• Severity of addiction: Individuals with longstanding or heavy drug and alcohol use have more severe symptoms during detox.
  • Polydrug abuse: Simultaneous use of multiple drugs and/or alcohol can make detox more difficult.
  • Psychiatric illness: Co-occurring mental health problems can complicate detox.

However, this doesn’t mean that people with these risk factors cannot quit drugs and alcohol. Even the most severe detox symptoms can be managed with medications and various other techniques.

Coping with Detox

Detox from drugs and alcohol is one of the most challenging periods of addiction recovery. The presence of distressing withdrawal symptoms and severe cravings can lead to relapse. However, there are many things recovering addicts can do to maximize their chances of successful detox.

Nutrition and Hydration. Eating a well-balanced, healthy diet, and hydrating aggressively can help support the body’s natural detoxification abilities as well as counteract some of the common symptoms during detox like nausea, vomiting, and excessive sweating.

Exercise and Meditation: Experts recommend mild to moderate physical activity during detox, if possible. Gentle exercise techniques like yoga in combination with relaxation or meditation techniques can boost mood, reduce anxiety, and help control drug cravings.

Sleep: People going through detox often experience sleep difficulties, such as insomnia. However, it is critical to get adequate rest through the practice of good sleep hygiene. If maintaining a regular sleep schedule does not help, healthcare providers may be able to prescribe sleep aids.

Symptom Management: Detox is associated with various physical and psychological symptoms, for example, nausea, anxiety, etc. Healthcare providers can prescribe medications to manage these symptoms during detoxification.

Social Support: The support of family and friends plays an important role in helping drug users and alcoholics go through detox.

Life After Detox: Recovering from Addiction

Detoxification is the first step in the road to recovery. By itself, detox can help get rid of drugs and alcohol from the body but cannot ensure a successful long-term recovery. People who are struggling to overcome drug or alcohol addiction must understand the importance of detoxification along with the need for psychological therapy to ensure lasting sobriety. There are a variety of programs available to recovering addicts who have successfully completed detox.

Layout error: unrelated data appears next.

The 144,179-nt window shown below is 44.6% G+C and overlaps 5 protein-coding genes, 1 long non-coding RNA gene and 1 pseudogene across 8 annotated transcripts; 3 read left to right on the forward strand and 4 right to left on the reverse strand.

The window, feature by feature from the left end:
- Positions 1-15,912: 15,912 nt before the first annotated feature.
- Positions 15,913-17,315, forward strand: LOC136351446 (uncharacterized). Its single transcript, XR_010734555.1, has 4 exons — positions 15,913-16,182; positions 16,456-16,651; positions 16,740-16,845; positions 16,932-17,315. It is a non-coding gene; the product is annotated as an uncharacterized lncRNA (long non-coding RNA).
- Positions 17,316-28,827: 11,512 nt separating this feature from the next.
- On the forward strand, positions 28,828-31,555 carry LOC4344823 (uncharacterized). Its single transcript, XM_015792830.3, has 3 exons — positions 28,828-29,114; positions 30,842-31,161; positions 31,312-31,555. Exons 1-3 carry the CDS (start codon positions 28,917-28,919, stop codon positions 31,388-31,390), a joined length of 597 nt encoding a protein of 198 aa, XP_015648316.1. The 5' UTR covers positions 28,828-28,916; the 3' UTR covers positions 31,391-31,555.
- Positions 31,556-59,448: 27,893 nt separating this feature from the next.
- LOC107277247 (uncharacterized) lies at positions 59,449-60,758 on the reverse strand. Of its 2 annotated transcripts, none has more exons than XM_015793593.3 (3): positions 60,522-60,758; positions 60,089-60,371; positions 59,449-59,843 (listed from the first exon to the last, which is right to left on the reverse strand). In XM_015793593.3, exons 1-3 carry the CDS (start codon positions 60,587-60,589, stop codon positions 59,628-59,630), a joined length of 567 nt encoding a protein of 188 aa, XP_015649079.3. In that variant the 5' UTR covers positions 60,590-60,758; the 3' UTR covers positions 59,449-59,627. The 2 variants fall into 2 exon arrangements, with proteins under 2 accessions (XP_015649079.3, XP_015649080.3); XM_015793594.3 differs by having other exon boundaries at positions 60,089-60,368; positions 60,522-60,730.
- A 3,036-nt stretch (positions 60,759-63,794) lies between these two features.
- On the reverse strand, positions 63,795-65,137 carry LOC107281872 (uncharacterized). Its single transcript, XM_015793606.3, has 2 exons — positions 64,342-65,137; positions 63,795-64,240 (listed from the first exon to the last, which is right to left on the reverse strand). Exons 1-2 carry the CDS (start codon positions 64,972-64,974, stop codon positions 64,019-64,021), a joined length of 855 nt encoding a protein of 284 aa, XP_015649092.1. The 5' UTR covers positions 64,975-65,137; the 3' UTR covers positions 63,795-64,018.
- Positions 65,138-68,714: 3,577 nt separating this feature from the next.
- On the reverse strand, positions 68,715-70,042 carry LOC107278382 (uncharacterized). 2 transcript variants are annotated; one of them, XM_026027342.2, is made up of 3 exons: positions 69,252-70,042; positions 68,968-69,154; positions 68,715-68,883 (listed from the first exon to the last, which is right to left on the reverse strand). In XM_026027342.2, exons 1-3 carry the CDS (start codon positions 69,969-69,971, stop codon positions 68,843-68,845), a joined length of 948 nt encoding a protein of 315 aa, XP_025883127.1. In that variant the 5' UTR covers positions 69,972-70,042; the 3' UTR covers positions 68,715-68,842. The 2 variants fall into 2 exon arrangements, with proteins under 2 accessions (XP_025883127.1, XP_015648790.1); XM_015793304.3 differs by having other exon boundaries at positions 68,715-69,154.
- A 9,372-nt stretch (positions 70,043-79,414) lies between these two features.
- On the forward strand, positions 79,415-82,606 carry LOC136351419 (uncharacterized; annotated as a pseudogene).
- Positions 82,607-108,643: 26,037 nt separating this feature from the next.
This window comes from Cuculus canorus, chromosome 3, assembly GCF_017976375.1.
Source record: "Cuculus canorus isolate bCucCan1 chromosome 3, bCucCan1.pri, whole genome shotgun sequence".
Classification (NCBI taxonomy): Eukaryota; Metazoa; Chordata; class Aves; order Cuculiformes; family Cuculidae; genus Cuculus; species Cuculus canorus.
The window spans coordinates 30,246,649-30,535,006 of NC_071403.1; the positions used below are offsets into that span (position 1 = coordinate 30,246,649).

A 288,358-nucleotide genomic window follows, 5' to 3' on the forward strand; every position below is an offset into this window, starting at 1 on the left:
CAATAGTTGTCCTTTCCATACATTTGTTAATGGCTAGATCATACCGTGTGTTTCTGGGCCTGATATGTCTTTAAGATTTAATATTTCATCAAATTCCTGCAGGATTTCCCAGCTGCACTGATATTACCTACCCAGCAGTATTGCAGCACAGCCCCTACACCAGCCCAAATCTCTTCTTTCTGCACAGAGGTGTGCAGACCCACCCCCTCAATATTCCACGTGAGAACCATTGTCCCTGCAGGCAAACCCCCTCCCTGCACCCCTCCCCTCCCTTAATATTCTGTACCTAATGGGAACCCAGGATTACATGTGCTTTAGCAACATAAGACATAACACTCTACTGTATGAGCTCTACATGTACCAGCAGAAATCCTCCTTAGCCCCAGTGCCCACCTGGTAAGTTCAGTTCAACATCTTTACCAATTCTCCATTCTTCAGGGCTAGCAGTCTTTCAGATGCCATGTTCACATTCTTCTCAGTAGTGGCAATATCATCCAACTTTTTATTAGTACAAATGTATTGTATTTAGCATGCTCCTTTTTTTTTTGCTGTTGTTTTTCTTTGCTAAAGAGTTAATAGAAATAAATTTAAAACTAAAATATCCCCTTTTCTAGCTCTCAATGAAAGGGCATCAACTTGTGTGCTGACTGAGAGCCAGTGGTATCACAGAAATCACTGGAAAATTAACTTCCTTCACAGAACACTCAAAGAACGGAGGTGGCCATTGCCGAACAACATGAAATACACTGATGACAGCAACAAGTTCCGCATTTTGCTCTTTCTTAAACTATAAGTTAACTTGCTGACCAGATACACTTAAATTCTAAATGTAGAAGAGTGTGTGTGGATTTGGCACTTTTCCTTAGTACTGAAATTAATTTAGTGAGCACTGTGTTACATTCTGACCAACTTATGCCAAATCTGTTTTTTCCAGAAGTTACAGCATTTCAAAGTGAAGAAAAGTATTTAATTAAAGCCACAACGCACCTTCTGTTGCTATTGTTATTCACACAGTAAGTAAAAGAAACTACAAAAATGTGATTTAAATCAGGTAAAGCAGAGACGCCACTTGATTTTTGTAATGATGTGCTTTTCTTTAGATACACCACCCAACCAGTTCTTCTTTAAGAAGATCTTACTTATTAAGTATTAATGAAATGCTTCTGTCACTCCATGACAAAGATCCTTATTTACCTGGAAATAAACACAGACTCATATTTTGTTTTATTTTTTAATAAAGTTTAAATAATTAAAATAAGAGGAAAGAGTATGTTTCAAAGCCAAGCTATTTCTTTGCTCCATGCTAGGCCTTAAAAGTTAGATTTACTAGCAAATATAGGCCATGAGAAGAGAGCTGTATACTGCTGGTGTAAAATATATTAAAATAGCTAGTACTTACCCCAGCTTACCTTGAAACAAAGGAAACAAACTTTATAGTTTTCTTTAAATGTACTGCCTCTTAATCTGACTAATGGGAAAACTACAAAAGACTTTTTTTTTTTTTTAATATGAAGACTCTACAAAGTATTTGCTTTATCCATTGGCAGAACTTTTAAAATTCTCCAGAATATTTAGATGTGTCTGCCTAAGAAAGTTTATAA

Detox Hotline: What to Expect

The decision to finally get help for your drug or alcohol addiction is a brave step in securing a better future for you and your family. While many people are scared or apprehensive about getting help, they are ultimately glad they made the call.

You could call a detox helpline toll free. In many cases, these hotlines are available any time of the day or night. Even if you have some questions or are seeking advice for a loved one, a detox hotline can be helpful.

Some people put off calling a drug and alcohol detox hotline because they aren’t sure what to say. Be assured, you could talk about anything when making the call. If you don’t know what to say, that’s okay. The empathetic hotline staff will help guide the conversation so you could get the information you need.

Some topics commonly addressed during a detox hotline call:

  • Your drug history
  • How drugs have affected you or your family
  • Tips for talking to a loved one about drug use and detoxing
  • Signs and symptoms of addiction or drug dependence
  • Specific information about detoxing from a drug or alcohol
  • What the withdrawal symptoms will be like and how long they will last
  • Ways to medically manage your detox
  • Treatment options for a successful detox
  • Specific resources you can access immediately to get the help you need

You’ve been through a lot. There may even be some things you’re embarrassed about. Sometimes this keeps people from calling a detox and treatment hotline. You shouldn’t be embarrassed. In fact, be proud you’re finally seeking help. Hotline staff won’t belittle you or make you feel bad. They may be the most empathetic, knowledgeable people you could turn to during this difficult time.

Today is the day you can finally start a drug free life. Take the step by calling a drug detox hotline now.

Last updated: September 3, 2020